A James Alexander post
I need to apologise. On 23rd December I was asleep on the job of monitoring UK NGDP.
Having posted in October on the collapsing proxy for UK NGDP in 3Q15, “Nominal GVA”, and then posted again in November on the first estimate release of actual 3Q15 NGDP, I had not thought to check on the second estimate release for NGDP.
Only today when preparing for the release of the UK’s first estimate of 4Q15 RGDP tomorrow and that NGDP proxy, “Nominal GVA”, did I look at that second estimate of 3Q15 NGDP released just before Christmas.
Well, it was quite a shock. The data, charted here, shows that NGDP growth has been revised down considerably. No wonder the UK has seen steady stream of emollient commentary from the grandees of the Bank of England’s rate-setting Monetary Policy Committee, even our least favourite hawk chimed in this week. No wonder UK tax revenues are disappointing, it’s not just tax dodging Google or inevitable societal reactions to excessively high VAT rates. No wonder nominal wage growth has been disappointing for a few months. A very weakly growing nominal economy is responsible, as we suspected. This is awful.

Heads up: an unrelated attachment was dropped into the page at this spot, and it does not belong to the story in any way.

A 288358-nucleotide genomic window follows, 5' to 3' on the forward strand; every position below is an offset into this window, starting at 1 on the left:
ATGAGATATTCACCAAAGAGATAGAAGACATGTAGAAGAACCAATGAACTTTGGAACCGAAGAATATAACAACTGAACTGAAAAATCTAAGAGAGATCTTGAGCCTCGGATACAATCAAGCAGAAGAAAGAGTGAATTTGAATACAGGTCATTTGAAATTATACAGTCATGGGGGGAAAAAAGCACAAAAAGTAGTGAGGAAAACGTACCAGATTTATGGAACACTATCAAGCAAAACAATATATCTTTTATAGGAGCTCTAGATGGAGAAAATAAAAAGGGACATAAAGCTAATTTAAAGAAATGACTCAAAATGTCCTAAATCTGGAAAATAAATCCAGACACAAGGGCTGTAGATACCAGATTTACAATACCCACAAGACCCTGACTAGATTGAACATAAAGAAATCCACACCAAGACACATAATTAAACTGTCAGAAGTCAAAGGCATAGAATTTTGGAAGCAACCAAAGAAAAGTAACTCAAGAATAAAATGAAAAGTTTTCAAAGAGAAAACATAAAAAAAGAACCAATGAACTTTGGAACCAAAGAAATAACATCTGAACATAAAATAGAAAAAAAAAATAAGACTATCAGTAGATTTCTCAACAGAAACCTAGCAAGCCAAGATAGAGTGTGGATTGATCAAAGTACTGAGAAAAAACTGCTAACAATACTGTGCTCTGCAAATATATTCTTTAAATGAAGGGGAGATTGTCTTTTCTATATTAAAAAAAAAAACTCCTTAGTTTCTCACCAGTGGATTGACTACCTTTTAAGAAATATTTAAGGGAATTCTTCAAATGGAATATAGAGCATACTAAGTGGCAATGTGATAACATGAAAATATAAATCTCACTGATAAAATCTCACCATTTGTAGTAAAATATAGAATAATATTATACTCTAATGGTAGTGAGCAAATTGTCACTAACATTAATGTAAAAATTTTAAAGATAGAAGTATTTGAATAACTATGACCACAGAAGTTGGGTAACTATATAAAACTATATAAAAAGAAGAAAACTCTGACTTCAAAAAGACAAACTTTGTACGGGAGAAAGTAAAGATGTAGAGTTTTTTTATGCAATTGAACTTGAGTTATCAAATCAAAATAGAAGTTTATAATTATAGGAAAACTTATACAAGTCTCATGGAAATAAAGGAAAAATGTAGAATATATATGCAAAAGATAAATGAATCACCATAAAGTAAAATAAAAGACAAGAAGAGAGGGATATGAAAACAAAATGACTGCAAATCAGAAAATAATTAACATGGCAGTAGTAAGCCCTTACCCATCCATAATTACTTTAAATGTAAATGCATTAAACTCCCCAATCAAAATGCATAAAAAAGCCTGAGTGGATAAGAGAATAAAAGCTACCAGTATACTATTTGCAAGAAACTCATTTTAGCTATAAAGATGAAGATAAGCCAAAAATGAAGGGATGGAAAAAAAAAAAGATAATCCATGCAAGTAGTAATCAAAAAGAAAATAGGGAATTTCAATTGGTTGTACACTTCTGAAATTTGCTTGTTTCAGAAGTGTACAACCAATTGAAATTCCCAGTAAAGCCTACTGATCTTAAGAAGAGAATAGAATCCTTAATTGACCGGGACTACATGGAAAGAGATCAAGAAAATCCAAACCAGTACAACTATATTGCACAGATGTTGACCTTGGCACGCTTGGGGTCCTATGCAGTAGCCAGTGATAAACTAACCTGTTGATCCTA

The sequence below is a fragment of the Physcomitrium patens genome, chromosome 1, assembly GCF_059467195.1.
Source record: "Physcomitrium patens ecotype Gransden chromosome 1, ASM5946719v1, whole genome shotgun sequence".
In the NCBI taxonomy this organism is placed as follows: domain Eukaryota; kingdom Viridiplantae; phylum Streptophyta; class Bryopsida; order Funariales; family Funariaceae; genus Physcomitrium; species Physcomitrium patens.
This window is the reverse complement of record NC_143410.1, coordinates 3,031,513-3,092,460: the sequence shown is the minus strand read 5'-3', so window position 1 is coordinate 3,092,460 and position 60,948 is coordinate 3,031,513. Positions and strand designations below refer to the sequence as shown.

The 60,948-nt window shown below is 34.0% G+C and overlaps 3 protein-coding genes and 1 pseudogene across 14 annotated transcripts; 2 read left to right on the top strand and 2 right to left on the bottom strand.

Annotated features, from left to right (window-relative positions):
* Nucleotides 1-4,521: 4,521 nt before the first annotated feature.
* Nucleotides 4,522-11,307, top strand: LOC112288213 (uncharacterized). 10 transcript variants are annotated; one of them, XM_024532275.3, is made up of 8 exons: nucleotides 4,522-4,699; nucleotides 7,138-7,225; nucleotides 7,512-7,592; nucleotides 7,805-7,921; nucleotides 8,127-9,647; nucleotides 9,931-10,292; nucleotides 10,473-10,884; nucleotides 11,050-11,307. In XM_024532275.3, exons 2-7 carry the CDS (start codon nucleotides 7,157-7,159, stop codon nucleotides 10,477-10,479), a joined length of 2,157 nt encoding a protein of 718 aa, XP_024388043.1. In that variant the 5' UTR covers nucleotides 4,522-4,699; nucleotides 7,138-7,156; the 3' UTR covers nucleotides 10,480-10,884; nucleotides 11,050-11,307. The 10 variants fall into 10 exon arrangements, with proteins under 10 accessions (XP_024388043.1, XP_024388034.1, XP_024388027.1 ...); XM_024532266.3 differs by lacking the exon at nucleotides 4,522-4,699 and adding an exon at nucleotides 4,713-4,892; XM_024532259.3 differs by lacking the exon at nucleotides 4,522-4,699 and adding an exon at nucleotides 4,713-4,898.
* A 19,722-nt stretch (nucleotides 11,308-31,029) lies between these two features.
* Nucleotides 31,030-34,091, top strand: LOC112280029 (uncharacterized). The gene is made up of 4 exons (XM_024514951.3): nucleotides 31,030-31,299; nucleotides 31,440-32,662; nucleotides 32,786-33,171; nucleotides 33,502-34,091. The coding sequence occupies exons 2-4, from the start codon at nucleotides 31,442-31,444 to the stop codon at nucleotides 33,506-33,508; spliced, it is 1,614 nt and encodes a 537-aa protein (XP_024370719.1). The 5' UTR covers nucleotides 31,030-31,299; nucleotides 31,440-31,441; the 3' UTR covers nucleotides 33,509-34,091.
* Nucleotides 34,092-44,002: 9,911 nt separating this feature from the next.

It is the Bank of England’s responsibility to ease now. All that talk of a rate rise coming into view at the end of 2015 has done enormous damage, motivated by Carney and his friends asymmetrical inflation targets based on ceilings, a new central bank orthodoxy in place at the Fed and the ECB. This inflation-phobic stance needs to be changed as a first step, by moving to properly flexible, symmetrical, ideally level, inflation targets. Better to move to NGDP growth expectations targeting. The perfect illustration of working with problematic historic data is well illustrated here, although we had said that 3% NGDP growth was worryingly low.